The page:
Chances are if you’ve been anywhere on the internet in the last couple of years you have caught a glimpse of viral coffee trends that have been making the rounds. Some notable inclusions are glitter lattes, Dalgona whipped coffee, and the more recently trending orange juice espresso. If you’re already a hard-core coffee lover the appeal of some of these beverages, particularly the dalgona which has as much sugar as coffee, can be somewhat confusing. Let’s dive into some of the reasons why these drinks have gained so much traction on the internet and how we can learn from them.
1. Visual Appeal
We eat with our eyes first, and one thing that glitter lattes, colorful lattes, loaded frapes, and Dalgona coffee all have in common is their visual appeal. A patron must first purchase a beverage before they can taste it and determine whether or not they enjoy it, and aesthetically pleasing products are simply more likely to be purchased.
Like a child who assures you they do not like a particular vegetable, despite never having tried it, it is human nature to make a presumption about a product based on how it appears before we taste or try it. This presumption has more power than we give it credit, as it often carries with it a placebo effect and does influence our overall perception of any given product. This is why latte art is such an important skill for aspiring baristas to have.
Newness carries its own appeal, particularly when the “new thing” is unique or carries an unusual component to it. For example, the Dalgona coffee, which is whipped, has a unique texture that you will not find in other coffee beverages. Edible glitter, which was invented in the 1960’s hasn’t had much use outside of cake decorating until the spawn of the glitter latte.
The orange juice and espresso combination is one that sounds unconventional and peaks interest simply because it doesn’t sound that appealing, and yet… It is!
This delight in novelty for the consumer is something that industries of all kinds have capitalized on with holiday-themed merchandise or special-edition varieties of just about anything. We do it because it works.
Human beings are social by nature. Eating together and sharing with one another is apparent in cultures all over the world. Now, in the digital age, it is easier and faster to share our experiences to a much wider audience. There is a small thrill when an experience you shared online is re-created and shared again by someone else.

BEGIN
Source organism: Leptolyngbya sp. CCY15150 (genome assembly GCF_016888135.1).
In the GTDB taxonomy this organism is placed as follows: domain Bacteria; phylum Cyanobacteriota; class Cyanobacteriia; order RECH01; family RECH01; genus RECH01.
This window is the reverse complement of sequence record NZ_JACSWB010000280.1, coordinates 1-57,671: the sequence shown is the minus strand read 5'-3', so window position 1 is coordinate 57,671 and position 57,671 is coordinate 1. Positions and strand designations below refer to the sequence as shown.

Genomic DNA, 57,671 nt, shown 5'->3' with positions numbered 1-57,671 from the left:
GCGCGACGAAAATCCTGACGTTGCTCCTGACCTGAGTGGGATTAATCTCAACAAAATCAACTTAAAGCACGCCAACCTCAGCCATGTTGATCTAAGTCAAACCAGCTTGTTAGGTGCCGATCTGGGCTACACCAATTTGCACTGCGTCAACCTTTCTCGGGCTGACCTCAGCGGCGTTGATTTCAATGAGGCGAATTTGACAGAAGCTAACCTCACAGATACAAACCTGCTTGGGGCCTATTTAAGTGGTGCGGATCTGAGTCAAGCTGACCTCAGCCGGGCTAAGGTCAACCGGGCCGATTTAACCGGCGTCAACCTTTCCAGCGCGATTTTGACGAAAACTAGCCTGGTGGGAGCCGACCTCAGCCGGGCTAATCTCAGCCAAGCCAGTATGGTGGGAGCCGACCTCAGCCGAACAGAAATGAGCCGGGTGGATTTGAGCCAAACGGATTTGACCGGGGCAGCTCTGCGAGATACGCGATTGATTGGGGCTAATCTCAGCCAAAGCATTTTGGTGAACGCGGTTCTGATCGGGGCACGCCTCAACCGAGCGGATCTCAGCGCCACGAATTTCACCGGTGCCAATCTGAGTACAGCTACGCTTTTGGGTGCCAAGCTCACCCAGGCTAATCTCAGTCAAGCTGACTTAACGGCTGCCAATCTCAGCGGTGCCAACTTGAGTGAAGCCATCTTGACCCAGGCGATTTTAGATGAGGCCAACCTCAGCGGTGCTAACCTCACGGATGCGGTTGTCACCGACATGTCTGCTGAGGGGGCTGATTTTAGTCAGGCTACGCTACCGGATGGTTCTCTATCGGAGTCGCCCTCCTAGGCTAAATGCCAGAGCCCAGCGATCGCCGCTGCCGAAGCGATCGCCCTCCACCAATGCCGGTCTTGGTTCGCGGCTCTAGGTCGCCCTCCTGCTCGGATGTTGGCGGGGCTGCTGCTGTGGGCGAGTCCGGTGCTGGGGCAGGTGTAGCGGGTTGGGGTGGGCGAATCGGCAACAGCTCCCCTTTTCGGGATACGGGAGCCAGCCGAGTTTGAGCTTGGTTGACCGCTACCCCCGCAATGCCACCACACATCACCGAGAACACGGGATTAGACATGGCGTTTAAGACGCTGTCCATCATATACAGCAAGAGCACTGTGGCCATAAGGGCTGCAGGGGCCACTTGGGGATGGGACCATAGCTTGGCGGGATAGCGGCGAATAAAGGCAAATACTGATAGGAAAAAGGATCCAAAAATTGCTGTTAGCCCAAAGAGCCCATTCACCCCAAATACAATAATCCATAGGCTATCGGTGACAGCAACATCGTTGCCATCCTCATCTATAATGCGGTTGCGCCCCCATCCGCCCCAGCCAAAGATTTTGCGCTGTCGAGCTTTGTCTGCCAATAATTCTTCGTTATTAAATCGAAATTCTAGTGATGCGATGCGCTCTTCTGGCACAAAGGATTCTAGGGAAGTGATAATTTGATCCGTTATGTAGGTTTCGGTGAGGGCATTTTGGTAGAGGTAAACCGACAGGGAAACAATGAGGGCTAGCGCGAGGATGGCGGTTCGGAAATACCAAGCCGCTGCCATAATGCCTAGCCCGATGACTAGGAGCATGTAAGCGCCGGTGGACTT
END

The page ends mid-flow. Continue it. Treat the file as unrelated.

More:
We crave community so we can learn and grow and have purpose. Since the pandemic, more and more people are seeking community online, they are sharing photos of things they eat, drink, try, and buy. This is an excellent opportunity for businesses to join in the online community, to develop a strong online presence and to engage with your customers and encourage them to share their experiences with your business online. We’ve even heard of a cafe installing specialty lighting so that their customer’s photos of lattes and burgers will be perfect every time. Their instagram is flawless.
Taste. Obviously this is a major component to a coffee beverage being re-purchased or re-created. If something tastes terrible the chances of it becoming and staying popular are slim. This may be why the glitter-latte trend lost it’s steam, as there is a distinctive aftertaste to the artificial colors used in the edible glitter.
It’s important to recognise that not everyone enjoys the flavor of coffee, even good quality specialty coffee. There are those amongst us who dislike the flavor of coffee but enjoy the effects of caffeine, and for those people there is sugar.
The dalgona coffee is half sugar and half instant coffee powder that is whipped slowly with hot water to produce a sugary foam. This combination is one that I struggle to accept as actually being coffee, it sounds simply vile, yet I recognise that it did gain popularity and praise, likely because a lot of people just love sugar.
Big franchises capitalize on the love-of-sugar amongst the masses by offering a slew of flavored sugary beverages with seasonal twists. It’s worth noting that unlike larger franchises, smaller independently owned cafes often use specialty coffee or a local coffee roaster and are serving coffee that has been brewed from fresh (not stale or burned) beans. This could be why many Australians who DO love coffee prefer to get it from smaller cafes rather than big franchises.
Speaking of flavor, let’s touch on the espresso and orange juice trend. This is one that I am actually quite fond of myself, as I feel it enhances, rather than hides, the flavor of coffee. It is true that orange juice is very sweet and certainly does the job of sweetening a coffee. However, the acidity in the orange juice plays very nicely with a darker roast of espresso. The balance of acidity and bitterness is pleasing and highlights, rather than hides, the flavor notes of the coffee itself. It’s quite refreshing.
With flow profiling it is even easier to find the perfect balance between acidity and bitterness within the coffee itself. With the right extraction of quality beans you can convert even some of the sugar lovers to a neat filter brew. The Mina and Zero both feature our patented flow profiling technology, making it easy and accessible to customize your menu to feature local specialty roasts and seasonal coffees.
It is outside of our ability to control who does and doesn’t like the flavor of coffee, however, there are things we can do to ensure we are providing a satisfactory experience to all. Ensuring your barista has the time and practice needed to perfect their latte art. Having at least one drink on the menu available for those who don’t like the flavor of coffee, like a high quality chocolate for mochas. Fostering a community spirit with your online presence and customer service. And creating quality beverages that taste amazing.